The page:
"As a person who loves research, I draw upon several sources to solve problems. As a department chair, I look to students, faculty, and staff as my most important resource. I appreciate guidance from mentors with experience both inside and outside my institution. I look for information from others with more experience than me to help formulate solutions. I also believe in listening to "new voices" to shape decision-making."

      Written by an Anonymous User

      Cindy Ramsey

      Our Professional Interview Coach
      Cindy Ramsey Reviewed the Above Answer

      Great. You could expand your answer by talking about a decision and illustrating how your sources helped bring you to the right solution.

      Community Answer

      "I have a great cohort of professors, Deans, and former supervisors to include college presidents that when I am stuck on an issue I can reach out to them and they will listen and provide feedback. I value this collaborative group that I have amassed while working in this educational industry over my many years of work. And if that does not work, I engage my supervisor and other Deans of the institution for help."

      Written by an Anonymous User

      Stephanie Cafaro

      Our Professional Interview Coach
      Stephanie Cafaro Reviewed the Above Answer

      That's wonderful that you have such a strong network! It's clear that you feel well supported and have a lot of talented individuals in your network who can support you with problem-solving, when needed.

      Community Answer

      "I've talked with fellow deans and my provost for advice. I've also consulted with my department chairs and associate deans."

      Written by an Anonymous User

      Chad Wilson

      Our Professional Interview Coach
      Chad Wilson Reviewed the Above Answer

      It is clear you are not afraid to ask for help when faced with a complex issue, and you have identified great sources to turn to for counsel. Nice job!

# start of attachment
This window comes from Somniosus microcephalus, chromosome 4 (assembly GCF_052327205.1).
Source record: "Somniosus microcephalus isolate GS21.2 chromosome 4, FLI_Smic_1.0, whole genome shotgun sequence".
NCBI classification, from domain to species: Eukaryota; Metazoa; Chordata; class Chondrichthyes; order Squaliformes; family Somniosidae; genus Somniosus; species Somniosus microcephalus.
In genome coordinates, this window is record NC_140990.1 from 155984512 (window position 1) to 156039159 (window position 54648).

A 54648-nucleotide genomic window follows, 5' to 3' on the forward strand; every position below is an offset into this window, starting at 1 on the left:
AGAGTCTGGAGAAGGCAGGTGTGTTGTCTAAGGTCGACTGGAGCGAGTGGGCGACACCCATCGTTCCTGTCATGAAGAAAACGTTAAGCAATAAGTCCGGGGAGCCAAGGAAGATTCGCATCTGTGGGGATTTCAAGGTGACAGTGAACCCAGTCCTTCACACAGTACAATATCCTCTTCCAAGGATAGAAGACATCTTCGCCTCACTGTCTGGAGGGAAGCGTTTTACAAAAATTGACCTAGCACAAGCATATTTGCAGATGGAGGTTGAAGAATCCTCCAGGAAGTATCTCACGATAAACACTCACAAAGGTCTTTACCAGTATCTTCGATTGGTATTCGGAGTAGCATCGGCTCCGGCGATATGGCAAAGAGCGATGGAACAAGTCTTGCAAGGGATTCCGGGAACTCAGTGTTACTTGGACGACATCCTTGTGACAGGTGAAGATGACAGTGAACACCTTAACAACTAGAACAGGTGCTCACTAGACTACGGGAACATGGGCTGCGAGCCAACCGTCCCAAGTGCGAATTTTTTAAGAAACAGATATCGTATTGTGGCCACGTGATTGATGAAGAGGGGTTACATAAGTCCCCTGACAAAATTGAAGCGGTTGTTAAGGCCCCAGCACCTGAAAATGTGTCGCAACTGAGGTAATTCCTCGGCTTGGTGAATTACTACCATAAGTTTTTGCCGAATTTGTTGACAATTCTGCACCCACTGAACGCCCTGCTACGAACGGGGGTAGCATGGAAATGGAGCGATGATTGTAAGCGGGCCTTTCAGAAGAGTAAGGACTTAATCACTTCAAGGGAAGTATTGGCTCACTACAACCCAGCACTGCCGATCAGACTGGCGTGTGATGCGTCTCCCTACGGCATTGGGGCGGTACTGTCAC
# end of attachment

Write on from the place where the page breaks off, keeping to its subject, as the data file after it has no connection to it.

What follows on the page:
Community Answer

      "1) First, I will check the requirements and regulations of the college and the University and figure out how complicated is the problem.

      2) I will seek help from the University resources like Title-IX

      3) I will discuss and seek solutions from the university administration, the dean's advisory committee, and the department chairs.

      4) I will seek solutions from Psychological groups if some mental issues are involved.

      Anyway, I will handle it in a professional way to find good solutions rather than make things more complicated."

      Written by an Anonymous User

      Chad Wilson

      Our Professional Interview Coach
      Chad Wilson Reviewed the Above Answer

      Great answer! You have identified numerous sources you can utilize when you need to solve a problem, and the interviewer will be assured you are equipped to handle these types of scenarios when they arise. I provided an example below of how this answer may be delivered verbally in an interview setting.

      "When I am faced with a difficult problem, I first check the requirements and regulations of the college and the university to determine how complicated the problem is. Once the scope of the problem is determined, I will look to the resources the university has provided, such as Title-IX. I also have a great network of support and will discuss and seek solutions from the university administration, the dean advisory committee, and the department chairs, as needed. If mental health issues are involved, I will seek solutions from psychological groups. I believe in handling all problems in a professional way to find good solutions, rather than making things more complicated."